76ers get back at arena sponsor by printing name on court in tiniest lettering possible

There’s been an escalation in the Philadelphia 76ers‘ ongoing war against their arena’s naming rights sponsor — you can read all about it here, but the short version is the Flyers get all the naming rights cash so the 76ers owners have sworn not to use the corporate name at all — and it is awesome for anyone who’s a fan of passive-aggressive typography:

76ers-2015-16-courtz.focus-none.width-800That is “Wells Fargo Center” written as small as possible, in white lettering against a light-wood floor, so that no one will ever be able to read it or even notice it without a big red oval drawn around it by the Philly Voice’s art department. Apparently the only reason it’s on the court at all is to meet the letter of some league rule — I bet there’s going to be some fun times debating font sizes at the next meeting of the NBA’s Court Branding Subcommittee.

Sixers stop using arena’s corporate name, does this mean we can too?

I go back and forth on whether to use corporate names of sports venues on this site — on the one hand, it’s silly not to use the name that everyone uses for a building, on the other, with constantly changing names half the time regular humans just call it “the [name of team] stadium” anyway. But the owners of the Philadelphia 76ers just potentially blew up the whole naming-rights game, by declaring that they’re no longer going to refer to their arena by it’s corporate-designated name, because the corporation in question isn’t one of their sponsors:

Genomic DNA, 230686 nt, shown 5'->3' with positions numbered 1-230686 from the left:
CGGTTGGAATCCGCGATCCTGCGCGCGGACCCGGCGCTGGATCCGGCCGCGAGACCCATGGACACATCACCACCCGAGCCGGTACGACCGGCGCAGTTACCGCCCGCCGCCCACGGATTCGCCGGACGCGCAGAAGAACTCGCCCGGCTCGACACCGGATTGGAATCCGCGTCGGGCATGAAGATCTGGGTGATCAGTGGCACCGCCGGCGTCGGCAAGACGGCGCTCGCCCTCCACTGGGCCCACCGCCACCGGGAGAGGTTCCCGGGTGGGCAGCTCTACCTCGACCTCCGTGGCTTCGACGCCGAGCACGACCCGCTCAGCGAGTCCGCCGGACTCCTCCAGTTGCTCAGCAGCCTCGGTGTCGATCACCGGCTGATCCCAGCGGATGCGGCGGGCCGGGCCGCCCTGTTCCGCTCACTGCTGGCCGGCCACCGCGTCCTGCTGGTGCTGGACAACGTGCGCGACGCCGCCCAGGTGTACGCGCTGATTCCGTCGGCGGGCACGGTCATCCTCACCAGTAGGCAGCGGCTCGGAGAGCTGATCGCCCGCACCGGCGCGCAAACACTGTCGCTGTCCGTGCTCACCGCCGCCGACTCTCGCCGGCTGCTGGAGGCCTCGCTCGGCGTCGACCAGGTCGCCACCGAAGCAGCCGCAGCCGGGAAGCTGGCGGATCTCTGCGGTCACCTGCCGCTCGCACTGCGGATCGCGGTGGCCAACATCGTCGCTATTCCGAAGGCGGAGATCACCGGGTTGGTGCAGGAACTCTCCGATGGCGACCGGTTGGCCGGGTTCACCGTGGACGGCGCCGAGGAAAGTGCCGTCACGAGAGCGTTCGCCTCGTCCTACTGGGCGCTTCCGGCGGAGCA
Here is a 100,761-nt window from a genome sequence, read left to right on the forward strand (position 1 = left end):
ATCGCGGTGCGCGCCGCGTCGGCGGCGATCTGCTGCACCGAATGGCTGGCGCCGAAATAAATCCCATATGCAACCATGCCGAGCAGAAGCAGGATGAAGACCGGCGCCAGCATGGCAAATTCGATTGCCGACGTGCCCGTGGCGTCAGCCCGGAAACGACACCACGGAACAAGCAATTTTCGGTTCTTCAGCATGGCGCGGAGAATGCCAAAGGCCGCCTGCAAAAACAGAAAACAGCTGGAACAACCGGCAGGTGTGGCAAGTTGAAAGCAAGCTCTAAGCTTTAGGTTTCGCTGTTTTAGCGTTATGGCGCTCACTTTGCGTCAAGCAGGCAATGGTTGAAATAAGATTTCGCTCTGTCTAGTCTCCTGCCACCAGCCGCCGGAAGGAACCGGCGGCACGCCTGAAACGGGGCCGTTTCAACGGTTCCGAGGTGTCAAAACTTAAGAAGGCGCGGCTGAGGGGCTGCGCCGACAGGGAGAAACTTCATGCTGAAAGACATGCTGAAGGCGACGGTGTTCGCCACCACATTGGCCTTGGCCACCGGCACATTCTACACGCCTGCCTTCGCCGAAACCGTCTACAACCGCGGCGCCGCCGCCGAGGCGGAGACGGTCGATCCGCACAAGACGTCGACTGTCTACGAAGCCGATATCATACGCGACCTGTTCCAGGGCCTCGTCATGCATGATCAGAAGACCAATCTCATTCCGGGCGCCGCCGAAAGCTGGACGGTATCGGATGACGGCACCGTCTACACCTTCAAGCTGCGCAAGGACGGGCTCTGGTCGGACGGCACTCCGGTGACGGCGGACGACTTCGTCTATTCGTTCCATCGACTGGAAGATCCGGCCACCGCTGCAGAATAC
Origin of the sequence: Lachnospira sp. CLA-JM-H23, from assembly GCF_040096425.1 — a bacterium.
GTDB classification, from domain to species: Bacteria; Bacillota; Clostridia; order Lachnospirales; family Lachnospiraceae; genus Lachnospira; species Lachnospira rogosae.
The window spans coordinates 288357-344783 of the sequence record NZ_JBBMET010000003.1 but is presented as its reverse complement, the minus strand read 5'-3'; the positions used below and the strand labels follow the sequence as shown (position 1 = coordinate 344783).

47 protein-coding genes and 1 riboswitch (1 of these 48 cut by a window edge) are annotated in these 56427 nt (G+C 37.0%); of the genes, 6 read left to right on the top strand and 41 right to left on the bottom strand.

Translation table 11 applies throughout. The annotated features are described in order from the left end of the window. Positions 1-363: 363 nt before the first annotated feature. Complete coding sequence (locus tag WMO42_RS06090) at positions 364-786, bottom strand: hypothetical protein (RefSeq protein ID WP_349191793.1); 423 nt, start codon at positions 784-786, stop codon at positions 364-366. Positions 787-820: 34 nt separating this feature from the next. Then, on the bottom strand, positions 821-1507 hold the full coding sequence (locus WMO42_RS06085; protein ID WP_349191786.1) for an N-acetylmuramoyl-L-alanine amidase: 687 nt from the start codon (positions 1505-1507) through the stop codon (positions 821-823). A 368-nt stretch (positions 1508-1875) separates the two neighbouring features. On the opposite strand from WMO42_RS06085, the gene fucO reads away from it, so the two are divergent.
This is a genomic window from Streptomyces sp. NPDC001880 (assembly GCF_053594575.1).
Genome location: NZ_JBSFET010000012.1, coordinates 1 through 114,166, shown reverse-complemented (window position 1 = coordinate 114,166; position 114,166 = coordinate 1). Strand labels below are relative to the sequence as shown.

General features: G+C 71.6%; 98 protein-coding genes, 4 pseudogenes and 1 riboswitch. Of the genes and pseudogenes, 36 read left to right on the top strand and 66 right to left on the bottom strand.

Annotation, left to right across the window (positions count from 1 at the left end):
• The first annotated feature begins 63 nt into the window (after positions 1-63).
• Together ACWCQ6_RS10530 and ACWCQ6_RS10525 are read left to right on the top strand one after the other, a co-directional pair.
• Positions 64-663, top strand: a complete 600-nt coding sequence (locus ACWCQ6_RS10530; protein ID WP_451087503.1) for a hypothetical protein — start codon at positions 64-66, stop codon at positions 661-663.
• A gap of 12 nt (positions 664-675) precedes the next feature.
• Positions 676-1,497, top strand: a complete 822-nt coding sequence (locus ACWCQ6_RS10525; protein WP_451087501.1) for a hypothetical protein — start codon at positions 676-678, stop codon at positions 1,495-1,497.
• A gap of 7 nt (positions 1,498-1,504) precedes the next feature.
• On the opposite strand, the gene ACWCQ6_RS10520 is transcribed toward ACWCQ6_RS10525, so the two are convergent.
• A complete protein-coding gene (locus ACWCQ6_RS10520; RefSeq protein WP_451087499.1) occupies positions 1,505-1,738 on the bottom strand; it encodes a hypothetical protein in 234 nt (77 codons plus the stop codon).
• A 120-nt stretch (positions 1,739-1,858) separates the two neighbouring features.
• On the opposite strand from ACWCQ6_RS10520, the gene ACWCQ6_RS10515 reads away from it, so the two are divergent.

The Sixers have decided to stop referring to the Wells Fargo Center by name in all news releases and on the team website because the financial institution chose not to become a business partner with the basketball franchise.

This season, the 76ers started referring to the 20,000-seat arena simply as The Center…

Chris Heck, chief revenue officer of the 76ers, said the team values its partners and tries to maximize its relationships.

“We also continue to enjoy our relationship with Comcast Spectacor as tenants at a world-class arena, but that particular bank is currently not a sponsor of the Philadelphia 76ers,” Heck said.

So a bit of background: Comcast Spectacor is not only a giant cable and arena management company, but also owner of the Flyers, who own Philadelphia’s arena. Wells Fargo is the bank that bought Wachovia, which in turn bought First Union Bank, which bought CoreStates Bank, which agreed to pay $2 million a year through the year 2024 to slap its name, or that of its successors, on the building. Since the 76ers aren’t getting any of that money, and are free to sign up their own “official bank of the 76ers” that may not be Wells Fargo, why should they agree to use the name?

It’s a reminder of the ephemeral nature of corporate naming rights, in which tens or even hundreds of millions change hands for something that depends on regular people agreeing to actually go along with the paid nomenclature. Ever since the Denver Post caved in on trying to call the Broncos‘ new stadium “Mile High Field” rather than whatever its naming-rights sponsor wanted, the supremacy of paid names has been mostly unquestioned. However, the 76ers’ move — which is unlikely to be widely replicated, since most teams are the ones getting the naming-rights fees, but anyway — is a reminder that while you can put a big sign on a building, you can’t force people to say the words.